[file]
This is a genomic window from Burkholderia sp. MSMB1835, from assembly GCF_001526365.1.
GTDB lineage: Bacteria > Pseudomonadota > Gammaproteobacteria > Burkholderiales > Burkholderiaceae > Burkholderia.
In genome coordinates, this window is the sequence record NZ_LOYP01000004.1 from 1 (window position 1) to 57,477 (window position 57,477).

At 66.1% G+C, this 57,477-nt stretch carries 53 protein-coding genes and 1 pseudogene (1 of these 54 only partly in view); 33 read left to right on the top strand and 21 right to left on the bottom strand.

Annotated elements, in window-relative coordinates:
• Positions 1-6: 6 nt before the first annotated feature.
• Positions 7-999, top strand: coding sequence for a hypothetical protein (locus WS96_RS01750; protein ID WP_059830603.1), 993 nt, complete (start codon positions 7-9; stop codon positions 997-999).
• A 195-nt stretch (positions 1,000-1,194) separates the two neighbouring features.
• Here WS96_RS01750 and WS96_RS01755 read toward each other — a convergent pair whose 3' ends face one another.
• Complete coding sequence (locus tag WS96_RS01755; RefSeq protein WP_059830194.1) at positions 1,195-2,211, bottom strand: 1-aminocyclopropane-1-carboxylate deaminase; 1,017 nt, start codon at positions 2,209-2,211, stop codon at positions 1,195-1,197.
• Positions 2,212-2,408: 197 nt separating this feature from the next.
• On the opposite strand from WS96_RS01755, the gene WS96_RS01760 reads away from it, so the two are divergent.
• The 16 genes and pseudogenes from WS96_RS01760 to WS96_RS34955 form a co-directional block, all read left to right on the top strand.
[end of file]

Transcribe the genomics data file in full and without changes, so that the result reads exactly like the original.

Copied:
This is a genomic window from Burkholderia sp. MSMB1835, from assembly GCF_001526365.1.
GTDB lineage: Bacteria > Pseudomonadota > Gammaproteobacteria > Burkholderiales > Burkholderiaceae > Burkholderia.
In genome coordinates, this window is the sequence record NZ_LOYP01000004.1 from 1 (window position 1) to 57,477 (window position 57,477).

At 66.1% G+C, this 57,477-nt stretch carries 53 protein-coding genes and 1 pseudogene (1 of these 54 only partly in view); 33 read left to right on the top strand and 21 right to left on the bottom strand.

Annotated elements, in window-relative coordinates:
• Positions 1-6: 6 nt before the first annotated feature.
• Positions 7-999, top strand: coding sequence for a hypothetical protein (locus WS96_RS01750; protein ID WP_059830603.1), 993 nt, complete (start codon positions 7-9; stop codon positions 997-999).
• A 195-nt stretch (positions 1,000-1,194) separates the two neighbouring features.
• Here WS96_RS01750 and WS96_RS01755 read toward each other — a convergent pair whose 3' ends face one another.
• Complete coding sequence (locus tag WS96_RS01755; RefSeq protein WP_059830194.1) at positions 1,195-2,211, bottom strand: 1-aminocyclopropane-1-carboxylate deaminase; 1,017 nt, start codon at positions 2,209-2,211, stop codon at positions 1,195-1,197.
• Positions 2,212-2,408: 197 nt separating this feature from the next.
• On the opposite strand from WS96_RS01755, the gene WS96_RS01760 reads away from it, so the two are divergent.
• The 16 genes and pseudogenes from WS96_RS01760 to WS96_RS34955 form a co-directional block, all read left to right on the top strand.